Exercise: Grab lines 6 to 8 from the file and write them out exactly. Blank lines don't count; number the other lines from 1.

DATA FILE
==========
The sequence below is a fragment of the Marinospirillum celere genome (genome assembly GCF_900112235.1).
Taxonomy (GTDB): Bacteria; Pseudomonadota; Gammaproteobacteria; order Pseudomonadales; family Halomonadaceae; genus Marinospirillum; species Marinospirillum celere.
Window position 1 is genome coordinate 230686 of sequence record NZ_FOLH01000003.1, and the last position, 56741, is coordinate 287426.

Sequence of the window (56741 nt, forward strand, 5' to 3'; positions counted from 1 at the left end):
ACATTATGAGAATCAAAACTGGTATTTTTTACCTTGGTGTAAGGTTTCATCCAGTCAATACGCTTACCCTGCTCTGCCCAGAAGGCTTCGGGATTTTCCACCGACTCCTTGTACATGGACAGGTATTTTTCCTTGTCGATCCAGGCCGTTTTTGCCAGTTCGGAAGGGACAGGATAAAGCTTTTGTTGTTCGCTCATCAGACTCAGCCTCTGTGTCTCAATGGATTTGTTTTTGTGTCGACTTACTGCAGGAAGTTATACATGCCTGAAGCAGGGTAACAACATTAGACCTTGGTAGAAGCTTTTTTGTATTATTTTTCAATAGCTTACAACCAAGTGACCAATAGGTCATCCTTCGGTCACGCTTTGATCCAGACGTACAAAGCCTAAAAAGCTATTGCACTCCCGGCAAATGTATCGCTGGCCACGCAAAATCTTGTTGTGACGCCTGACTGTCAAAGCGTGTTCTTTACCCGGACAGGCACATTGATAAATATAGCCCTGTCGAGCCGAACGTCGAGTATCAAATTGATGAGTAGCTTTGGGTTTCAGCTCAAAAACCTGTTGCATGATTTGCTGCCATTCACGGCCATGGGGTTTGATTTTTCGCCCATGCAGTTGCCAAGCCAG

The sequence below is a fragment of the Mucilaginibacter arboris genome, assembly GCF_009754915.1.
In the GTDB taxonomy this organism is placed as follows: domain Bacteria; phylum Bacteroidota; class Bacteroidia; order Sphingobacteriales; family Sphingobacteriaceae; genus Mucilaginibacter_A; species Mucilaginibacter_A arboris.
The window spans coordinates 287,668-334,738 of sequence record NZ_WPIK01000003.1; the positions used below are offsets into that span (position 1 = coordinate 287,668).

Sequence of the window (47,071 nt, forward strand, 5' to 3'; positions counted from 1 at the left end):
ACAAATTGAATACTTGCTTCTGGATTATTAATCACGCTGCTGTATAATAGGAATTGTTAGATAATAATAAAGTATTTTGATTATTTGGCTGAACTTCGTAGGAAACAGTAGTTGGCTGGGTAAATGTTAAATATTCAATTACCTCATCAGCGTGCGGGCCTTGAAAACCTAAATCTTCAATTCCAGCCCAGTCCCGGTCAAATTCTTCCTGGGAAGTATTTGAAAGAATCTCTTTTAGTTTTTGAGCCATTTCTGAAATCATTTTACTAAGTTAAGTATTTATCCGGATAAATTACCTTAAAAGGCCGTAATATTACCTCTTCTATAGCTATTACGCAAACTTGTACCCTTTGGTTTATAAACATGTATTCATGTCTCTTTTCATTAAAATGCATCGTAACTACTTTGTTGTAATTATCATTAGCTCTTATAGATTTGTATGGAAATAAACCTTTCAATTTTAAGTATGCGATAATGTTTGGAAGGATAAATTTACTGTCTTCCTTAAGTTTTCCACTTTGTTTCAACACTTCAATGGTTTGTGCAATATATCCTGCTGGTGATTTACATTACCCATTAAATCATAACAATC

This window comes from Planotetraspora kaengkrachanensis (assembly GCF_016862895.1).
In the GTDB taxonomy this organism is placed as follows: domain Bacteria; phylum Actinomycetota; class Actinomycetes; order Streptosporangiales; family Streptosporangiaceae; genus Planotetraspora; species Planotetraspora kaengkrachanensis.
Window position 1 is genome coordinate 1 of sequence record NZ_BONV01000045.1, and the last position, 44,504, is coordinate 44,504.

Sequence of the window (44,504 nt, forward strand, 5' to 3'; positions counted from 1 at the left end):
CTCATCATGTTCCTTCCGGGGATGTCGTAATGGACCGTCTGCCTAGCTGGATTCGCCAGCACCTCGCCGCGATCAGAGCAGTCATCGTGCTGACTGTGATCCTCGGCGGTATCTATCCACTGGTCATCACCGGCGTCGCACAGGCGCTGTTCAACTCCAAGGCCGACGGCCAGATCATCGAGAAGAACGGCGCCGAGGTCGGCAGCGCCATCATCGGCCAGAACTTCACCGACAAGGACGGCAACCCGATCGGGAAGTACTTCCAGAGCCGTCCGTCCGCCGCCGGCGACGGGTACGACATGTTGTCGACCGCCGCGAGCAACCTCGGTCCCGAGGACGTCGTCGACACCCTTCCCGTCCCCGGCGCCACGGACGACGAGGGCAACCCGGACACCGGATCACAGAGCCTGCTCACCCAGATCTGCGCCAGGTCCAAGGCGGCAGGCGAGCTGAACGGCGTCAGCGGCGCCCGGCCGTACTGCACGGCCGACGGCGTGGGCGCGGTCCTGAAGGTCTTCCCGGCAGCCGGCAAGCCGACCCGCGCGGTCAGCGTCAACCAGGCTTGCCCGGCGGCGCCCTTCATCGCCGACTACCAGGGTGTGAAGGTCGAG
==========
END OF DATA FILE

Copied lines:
The sequence below is a fragment of the Mucilaginibacter arboris genome, assembly GCF_009754915.1.
In the GTDB taxonomy this organism is placed as follows: domain Bacteria; phylum Bacteroidota; class Bacteroidia; order Sphingobacteriales; family Sphingobacteriaceae; genus Mucilaginibacter_A; species Mucilaginibacter_A arboris.
The window spans coordinates 287,668-334,738 of sequence record NZ_WPIK01000003.1; the positions used below are offsets into that span (position 1 = coordinate 287,668).